About fifteen years ago, renowned Japanese master builder and zen architecture guru, Paul Discoe, purchased a plot of land in West Oakland. He named the strip of land the O2 Artisan’s Aggregate (O2AA) and envisioned it as a maker-space for sustainability-minded creators in the community. The site encompasses about 2.5 acres on the corner of Magnolia Street and West Grand Avenue, nestled in brownfield-rich area of West Oakland between various industrial metals recyclers, American Steelworks, and concrete manufacturers. O2AA’s name is inspired by the sites previous use: the industrial separation of oxygen from air during Word War II. Discoe purchased the property to house his personal design studio and prototype shop; it has since evolved to house his home garden replete with chickens and coy fish, as well as serving as a staging area for various small-scale sustainable agriculture prototypes, with the aim of scaling them up in size in the near future. The O2AA is striving to preserve the spirit of both pre- and post-industrial craftsmanship through innovative, sustainable and socially responsible processes. One of the ultimate goals of the collective is to divert as much waste from the mainstream waste management system, so that industrial “waste” materials may be upcycled into finished products and that the byproducts of that upcycling system may be used in a sustainable way. They aim to do this through on-site composting and the production of compost, bio-charcoal and feedstock for domesticated animals.
The team from CCLR went to the O2AA to meet with Aitan Mizrahi, in order to learn more about the space and understand the various sustainability initiatives that are hosted there. Aitan, who has been working as the property manager at the site in West Oakland for just over a year, is in charge of attracting tenants to the space and turning away those that apply whose mission doesn’t jive with the cause. The tenant spaces are currently populated by Ponderosa Tree Service, an urban sawmill; Perennial Farms, aquaponic producers of fish and vegetables, and Juniper Ridge, purveyors of wild-harvested fragrances and soaps. Aitan is striving to optimize the spatial distribution of the site, going so far as to create a storage shed for the milled products of the Ponderosa Tree Service, buttressed by two shipping containers. These shipping containers are occupied by two different enterprises; SO2BA occupies one container where they produce organic soba flour and Don Bugito occupies the other, where they propagate insects for animal feed and human consumption.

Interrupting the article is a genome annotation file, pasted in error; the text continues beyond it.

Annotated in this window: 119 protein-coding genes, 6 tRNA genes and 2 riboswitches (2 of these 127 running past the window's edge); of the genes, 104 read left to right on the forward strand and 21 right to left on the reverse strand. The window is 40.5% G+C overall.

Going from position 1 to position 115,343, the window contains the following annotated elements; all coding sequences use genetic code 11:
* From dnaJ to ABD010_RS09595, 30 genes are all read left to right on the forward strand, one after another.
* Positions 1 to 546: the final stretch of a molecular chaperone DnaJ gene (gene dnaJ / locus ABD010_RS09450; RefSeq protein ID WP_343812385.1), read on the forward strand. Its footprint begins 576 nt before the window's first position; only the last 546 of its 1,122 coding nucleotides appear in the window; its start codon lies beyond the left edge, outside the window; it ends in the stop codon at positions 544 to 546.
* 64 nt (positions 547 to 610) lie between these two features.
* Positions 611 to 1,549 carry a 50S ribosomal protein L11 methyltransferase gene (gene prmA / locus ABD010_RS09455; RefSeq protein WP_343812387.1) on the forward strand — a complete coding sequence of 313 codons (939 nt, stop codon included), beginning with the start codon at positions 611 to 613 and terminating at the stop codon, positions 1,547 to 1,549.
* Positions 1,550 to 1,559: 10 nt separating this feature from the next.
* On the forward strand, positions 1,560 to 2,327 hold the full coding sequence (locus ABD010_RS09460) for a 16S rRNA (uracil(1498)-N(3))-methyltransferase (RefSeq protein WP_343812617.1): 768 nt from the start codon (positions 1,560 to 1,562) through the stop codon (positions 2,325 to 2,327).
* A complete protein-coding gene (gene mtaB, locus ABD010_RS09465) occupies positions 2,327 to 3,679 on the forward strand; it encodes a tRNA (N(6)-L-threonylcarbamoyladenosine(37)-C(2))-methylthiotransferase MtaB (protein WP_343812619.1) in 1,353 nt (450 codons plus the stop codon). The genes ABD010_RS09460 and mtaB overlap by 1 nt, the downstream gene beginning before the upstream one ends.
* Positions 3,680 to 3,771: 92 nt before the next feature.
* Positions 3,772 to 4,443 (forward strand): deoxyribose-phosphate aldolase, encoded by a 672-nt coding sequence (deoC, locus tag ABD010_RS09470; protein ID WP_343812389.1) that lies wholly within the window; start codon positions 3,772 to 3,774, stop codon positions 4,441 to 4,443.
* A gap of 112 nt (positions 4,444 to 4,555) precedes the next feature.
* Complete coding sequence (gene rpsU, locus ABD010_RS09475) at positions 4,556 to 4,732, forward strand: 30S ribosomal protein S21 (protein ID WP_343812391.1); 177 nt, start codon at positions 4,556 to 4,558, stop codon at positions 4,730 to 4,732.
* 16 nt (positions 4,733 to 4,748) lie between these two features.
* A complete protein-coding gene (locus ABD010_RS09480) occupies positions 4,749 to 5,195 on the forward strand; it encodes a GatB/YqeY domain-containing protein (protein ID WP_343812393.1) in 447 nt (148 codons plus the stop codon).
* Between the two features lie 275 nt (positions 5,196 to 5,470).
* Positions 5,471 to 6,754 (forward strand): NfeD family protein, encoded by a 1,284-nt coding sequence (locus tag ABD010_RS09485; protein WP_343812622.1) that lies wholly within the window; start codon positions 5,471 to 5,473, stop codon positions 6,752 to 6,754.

Aitan hopes that the O2AA space becomes a place where people from the community can bring their refuse to become both recycled and upcycled. He envisions grand plans of being the go-to spot for local composting and recycling. They are being met with resistance from the city of Oakland and they are having permitting issues with being labeled as an industrial “recycler” due to proximity to nearby recycling operations. The abundant floating garden beds on the property epitomized their goal of becoming a closed-loop system; nothing in the system is wasted as the using fish waste nutrients to fertilize the plants and the plant roots fertilize the water for the fish.
The O2AA Artisan’s Aggregate will be hosting a Spring Open House and Mini-Crafts Faire on June 17th from 2-7 PM at their site at 2311 Magnolia Street in West Oakland. The event will feature live music, blacksmiths, ceramicists, local foods and artisan wares!
To view more photos from our visit and chat with Aitan Mizrahi at the O2AA, please view our Facebook photo album here.